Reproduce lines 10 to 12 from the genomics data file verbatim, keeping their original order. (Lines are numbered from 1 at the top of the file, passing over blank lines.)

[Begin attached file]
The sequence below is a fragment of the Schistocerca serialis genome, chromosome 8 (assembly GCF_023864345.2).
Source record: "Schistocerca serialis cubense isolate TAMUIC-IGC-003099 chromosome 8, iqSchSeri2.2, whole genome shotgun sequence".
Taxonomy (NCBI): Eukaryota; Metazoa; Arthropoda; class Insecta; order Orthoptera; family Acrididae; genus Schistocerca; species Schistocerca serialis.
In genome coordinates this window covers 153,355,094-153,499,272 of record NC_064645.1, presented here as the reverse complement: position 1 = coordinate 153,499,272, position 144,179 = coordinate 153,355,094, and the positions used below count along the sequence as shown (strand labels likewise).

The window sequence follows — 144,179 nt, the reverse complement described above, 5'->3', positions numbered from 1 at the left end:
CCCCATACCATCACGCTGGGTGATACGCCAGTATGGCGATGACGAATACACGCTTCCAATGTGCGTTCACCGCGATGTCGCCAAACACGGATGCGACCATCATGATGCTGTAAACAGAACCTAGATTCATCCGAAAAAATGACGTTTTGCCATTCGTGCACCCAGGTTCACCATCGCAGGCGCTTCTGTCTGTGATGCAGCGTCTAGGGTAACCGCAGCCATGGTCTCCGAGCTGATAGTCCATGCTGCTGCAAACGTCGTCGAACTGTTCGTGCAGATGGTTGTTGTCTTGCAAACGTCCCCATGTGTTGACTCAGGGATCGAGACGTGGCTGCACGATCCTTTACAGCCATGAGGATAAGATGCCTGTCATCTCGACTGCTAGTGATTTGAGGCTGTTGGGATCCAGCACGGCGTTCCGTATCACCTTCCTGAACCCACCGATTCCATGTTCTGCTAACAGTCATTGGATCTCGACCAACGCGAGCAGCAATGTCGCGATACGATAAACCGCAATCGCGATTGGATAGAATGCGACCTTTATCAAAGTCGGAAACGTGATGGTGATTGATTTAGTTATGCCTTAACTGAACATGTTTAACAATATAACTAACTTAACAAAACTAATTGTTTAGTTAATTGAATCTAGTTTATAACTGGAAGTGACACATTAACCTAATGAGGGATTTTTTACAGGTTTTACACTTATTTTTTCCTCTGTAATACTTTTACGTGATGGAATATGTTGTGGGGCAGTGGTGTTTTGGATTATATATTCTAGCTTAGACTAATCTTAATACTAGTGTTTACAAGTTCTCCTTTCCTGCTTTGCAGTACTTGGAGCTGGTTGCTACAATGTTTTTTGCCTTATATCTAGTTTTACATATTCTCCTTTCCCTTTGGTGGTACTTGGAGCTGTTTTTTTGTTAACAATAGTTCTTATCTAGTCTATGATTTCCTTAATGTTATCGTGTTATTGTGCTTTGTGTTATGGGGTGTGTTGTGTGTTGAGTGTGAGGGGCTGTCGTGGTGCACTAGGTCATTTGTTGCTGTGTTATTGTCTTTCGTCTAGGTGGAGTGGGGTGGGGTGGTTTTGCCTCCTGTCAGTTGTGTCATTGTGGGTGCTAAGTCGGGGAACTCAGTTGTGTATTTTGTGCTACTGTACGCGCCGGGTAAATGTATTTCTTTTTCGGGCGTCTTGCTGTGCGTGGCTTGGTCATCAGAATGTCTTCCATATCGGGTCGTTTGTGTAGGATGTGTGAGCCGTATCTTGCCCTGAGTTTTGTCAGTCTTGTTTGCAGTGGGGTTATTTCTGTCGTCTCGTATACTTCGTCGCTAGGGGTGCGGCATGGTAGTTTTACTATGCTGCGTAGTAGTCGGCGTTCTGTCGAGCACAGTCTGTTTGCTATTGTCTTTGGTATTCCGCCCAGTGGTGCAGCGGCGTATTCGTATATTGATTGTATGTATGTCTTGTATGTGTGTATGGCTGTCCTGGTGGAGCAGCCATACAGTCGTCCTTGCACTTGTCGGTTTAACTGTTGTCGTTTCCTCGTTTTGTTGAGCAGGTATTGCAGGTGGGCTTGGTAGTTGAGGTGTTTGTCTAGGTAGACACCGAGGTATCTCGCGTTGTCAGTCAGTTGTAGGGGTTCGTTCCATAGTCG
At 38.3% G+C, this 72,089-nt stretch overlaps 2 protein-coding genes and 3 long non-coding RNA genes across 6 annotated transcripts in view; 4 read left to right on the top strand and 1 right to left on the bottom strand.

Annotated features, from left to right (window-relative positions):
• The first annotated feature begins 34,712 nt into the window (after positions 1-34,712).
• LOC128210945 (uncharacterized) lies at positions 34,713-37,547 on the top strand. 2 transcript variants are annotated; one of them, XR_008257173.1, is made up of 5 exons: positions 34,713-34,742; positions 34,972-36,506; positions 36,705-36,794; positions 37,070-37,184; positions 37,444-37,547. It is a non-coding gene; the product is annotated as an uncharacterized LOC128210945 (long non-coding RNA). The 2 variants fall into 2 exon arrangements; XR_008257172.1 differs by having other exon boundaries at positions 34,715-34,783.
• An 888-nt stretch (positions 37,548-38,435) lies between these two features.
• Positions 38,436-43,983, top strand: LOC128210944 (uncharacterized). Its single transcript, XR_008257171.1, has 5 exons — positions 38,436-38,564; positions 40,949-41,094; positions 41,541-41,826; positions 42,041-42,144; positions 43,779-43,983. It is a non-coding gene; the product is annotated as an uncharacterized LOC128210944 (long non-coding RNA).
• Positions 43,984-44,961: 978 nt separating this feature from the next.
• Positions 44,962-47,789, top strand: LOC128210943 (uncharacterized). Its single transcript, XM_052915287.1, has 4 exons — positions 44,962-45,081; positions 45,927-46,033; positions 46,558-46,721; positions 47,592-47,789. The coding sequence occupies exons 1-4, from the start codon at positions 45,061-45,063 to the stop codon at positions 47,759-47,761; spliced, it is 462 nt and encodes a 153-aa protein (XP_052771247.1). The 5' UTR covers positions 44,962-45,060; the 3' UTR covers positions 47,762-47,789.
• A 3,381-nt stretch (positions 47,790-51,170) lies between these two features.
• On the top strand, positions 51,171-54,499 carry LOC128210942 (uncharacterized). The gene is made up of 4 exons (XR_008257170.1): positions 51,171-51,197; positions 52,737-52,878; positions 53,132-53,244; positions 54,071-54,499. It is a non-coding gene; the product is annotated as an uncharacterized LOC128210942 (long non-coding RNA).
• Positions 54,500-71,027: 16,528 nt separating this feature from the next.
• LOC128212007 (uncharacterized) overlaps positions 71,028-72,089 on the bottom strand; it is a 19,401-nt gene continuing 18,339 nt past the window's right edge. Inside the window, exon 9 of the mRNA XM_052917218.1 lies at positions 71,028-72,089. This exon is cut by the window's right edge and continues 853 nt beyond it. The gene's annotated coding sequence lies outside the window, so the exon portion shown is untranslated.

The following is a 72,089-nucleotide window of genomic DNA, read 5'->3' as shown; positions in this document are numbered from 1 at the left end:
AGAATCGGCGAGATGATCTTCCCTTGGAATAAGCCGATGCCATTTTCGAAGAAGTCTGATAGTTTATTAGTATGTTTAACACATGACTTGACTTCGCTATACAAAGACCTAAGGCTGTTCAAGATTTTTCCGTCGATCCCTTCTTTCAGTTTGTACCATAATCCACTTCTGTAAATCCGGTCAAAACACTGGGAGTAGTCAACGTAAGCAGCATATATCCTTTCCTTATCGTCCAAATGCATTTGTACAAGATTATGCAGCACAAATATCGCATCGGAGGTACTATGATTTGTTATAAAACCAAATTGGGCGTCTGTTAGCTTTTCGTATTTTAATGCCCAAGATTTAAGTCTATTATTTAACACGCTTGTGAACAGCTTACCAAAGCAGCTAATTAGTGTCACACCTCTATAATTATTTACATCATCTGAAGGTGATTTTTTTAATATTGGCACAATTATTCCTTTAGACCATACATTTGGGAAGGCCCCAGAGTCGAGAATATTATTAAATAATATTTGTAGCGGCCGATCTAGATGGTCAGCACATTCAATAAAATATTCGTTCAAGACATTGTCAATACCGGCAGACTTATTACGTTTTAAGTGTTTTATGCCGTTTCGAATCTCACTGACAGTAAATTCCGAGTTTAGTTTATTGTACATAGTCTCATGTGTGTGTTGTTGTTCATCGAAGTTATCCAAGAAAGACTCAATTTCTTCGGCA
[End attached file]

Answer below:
• LOC128210945 (uncharacterized) lies at positions 34,713-37,547 on the top strand. 2 transcript variants are annotated; one of them, XR_008257173.1, is made up of 5 exons: positions 34,713-34,742; positions 34,972-36,506; positions 36,705-36,794; positions 37,070-37,184; positions 37,444-37,547. It is a non-coding gene; the product is annotated as an uncharacterized LOC128210945 (long non-coding RNA). The 2 variants fall into 2 exon arrangements; XR_008257172.1 differs by having other exon boundaries at positions 34,715-34,783.
• An 888-nt stretch (positions 37,548-38,435) lies between these two features.
• Positions 38,436-43,983, top strand: LOC128210944 (uncharacterized). Its single transcript, XR_008257171.1, has 5 exons — positions 38,436-38,564; positions 40,949-41,094; positions 41,541-41,826; positions 42,041-42,144; positions 43,779-43,983. It is a non-coding gene; the product is annotated as an uncharacterized LOC128210944 (long non-coding RNA).